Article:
UK base rates: how important are they?

April 30, 2024

Recently announced inflation data from the US and UK economies has, as usual, been the subject of much debate in the media and amongst economic commentators. Consensus expectations for how rapidly inflation will fall from month to month attracts a lot of attention, and when the official data doesn’t quite meet those expectations, many column inches are devoted to the economic implications. In the UK, for example, the slightly higher-than-expected March CPI data has generated a lot of commentary about what this means for interest rate cuts in 2024. At the start of the year, it was reported that six quarter-point reductions in UK interest rates were expected based on the likely trajectory of UK inflation. Now, the market is apparently expecting only one.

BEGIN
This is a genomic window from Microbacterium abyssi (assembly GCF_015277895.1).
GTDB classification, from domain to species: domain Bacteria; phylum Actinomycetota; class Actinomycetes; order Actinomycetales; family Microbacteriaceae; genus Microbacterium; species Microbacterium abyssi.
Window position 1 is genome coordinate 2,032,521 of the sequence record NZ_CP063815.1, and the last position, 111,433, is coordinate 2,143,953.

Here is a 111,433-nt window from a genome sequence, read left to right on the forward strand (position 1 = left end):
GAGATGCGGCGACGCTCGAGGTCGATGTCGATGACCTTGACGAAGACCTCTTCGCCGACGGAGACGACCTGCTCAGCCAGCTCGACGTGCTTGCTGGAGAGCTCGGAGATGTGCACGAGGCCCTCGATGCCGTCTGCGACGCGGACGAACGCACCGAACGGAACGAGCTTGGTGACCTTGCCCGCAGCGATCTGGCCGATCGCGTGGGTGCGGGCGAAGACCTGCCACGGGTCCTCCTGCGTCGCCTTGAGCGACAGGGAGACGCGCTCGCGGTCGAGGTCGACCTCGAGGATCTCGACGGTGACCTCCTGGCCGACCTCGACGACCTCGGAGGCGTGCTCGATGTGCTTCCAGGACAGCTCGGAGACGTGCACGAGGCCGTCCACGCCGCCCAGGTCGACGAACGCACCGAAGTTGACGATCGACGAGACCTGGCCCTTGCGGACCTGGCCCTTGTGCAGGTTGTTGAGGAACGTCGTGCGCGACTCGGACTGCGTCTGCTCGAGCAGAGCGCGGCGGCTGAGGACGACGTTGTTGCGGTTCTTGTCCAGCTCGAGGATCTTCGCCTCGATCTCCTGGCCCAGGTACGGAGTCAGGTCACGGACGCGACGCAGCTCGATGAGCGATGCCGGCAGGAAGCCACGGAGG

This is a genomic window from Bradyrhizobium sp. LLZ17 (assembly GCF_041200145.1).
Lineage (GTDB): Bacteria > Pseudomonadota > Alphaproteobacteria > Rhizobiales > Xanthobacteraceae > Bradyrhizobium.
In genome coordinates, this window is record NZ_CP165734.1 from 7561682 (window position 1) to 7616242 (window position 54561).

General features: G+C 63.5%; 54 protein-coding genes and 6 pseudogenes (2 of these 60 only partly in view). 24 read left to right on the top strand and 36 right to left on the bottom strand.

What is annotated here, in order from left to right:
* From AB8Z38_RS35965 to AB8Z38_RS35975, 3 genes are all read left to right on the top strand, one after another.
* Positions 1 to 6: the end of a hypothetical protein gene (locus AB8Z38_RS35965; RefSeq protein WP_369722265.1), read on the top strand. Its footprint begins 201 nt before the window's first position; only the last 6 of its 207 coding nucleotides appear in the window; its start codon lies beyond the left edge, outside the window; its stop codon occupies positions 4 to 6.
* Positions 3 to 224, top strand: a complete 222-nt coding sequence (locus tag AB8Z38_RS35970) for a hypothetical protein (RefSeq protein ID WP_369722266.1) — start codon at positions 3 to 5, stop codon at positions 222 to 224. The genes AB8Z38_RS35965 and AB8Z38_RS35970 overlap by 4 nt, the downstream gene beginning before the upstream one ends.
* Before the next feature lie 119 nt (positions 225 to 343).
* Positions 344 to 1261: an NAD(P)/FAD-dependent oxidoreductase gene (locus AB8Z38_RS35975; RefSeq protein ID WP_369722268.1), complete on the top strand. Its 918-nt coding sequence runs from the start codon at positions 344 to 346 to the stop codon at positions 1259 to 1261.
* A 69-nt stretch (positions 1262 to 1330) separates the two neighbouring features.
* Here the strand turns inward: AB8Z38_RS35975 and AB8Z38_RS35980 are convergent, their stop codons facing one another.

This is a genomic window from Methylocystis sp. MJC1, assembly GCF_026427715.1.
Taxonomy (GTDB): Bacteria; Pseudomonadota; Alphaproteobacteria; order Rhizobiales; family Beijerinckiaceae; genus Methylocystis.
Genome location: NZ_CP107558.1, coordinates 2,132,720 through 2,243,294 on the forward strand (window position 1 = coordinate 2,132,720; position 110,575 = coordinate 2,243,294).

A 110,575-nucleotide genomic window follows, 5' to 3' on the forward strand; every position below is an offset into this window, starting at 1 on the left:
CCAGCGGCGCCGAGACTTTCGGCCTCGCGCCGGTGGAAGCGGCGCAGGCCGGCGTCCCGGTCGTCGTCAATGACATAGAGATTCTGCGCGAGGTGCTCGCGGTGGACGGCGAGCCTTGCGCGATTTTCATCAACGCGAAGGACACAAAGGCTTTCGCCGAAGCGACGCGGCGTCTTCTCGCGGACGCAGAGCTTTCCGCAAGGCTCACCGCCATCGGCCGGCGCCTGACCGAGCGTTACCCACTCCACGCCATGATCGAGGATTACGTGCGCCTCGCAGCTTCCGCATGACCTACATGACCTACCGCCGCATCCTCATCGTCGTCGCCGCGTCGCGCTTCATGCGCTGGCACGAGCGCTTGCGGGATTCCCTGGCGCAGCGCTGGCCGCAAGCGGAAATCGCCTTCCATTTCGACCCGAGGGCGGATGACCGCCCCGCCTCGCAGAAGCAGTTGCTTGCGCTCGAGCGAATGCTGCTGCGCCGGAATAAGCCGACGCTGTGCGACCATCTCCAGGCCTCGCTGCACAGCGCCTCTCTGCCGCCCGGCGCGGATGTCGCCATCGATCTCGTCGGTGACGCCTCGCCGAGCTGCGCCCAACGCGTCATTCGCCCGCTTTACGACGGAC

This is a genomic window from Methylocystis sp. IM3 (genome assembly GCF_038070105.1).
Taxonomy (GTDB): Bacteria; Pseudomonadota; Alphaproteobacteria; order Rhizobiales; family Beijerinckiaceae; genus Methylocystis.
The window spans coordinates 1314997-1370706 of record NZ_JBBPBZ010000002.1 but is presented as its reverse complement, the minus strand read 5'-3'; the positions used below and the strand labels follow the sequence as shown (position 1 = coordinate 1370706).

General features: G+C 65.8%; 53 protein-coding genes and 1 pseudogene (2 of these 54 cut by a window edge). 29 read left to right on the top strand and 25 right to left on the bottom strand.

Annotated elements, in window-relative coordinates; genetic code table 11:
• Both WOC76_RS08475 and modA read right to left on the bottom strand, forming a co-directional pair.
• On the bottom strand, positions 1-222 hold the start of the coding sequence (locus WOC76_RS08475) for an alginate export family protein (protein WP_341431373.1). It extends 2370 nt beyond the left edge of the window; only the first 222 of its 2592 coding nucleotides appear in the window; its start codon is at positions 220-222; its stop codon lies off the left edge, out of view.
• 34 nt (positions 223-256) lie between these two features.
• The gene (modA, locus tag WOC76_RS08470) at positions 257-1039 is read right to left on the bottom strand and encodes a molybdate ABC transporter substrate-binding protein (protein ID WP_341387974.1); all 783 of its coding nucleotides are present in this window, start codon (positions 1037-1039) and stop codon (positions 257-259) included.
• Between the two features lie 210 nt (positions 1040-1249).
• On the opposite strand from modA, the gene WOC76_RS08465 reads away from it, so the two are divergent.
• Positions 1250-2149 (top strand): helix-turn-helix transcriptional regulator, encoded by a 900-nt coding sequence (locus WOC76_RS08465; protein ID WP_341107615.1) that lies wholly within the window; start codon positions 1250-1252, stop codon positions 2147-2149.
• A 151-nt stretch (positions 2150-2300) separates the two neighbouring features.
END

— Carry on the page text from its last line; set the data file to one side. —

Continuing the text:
Of course, this then translates into a more downbeat commentary on the outlook for the economy. A City economist was quoted as saying that the change in market interest rate expectations would “hit household living standards and corporate profits” and, as a result, the UK economy could be on course for a “hard landing” from the inflation crisis. The article describes how this changed situation would also hit 1.6 million mortgage holders coming off fixed-rate deals this year. 

So far, no surprises. In general, and without wishing to generalise too much, the consensus view seems to be that without interest rate cuts, the outlook for the UK economy in 2024 is not good. To put this in context, consensus expectations for GDP growth in 2024 are around 0.4%.

Now, without wishing to be too controversial, I fundamentally disagree with this downbeat narrative. Let me start by saying something that may surprise you. Base rate cuts this year or next will have limited significance for the performance of the UK economy, which I expect to grow significantly faster than the consensus expects, even if rates are not cut at all. I will explain why I say this later in this blog.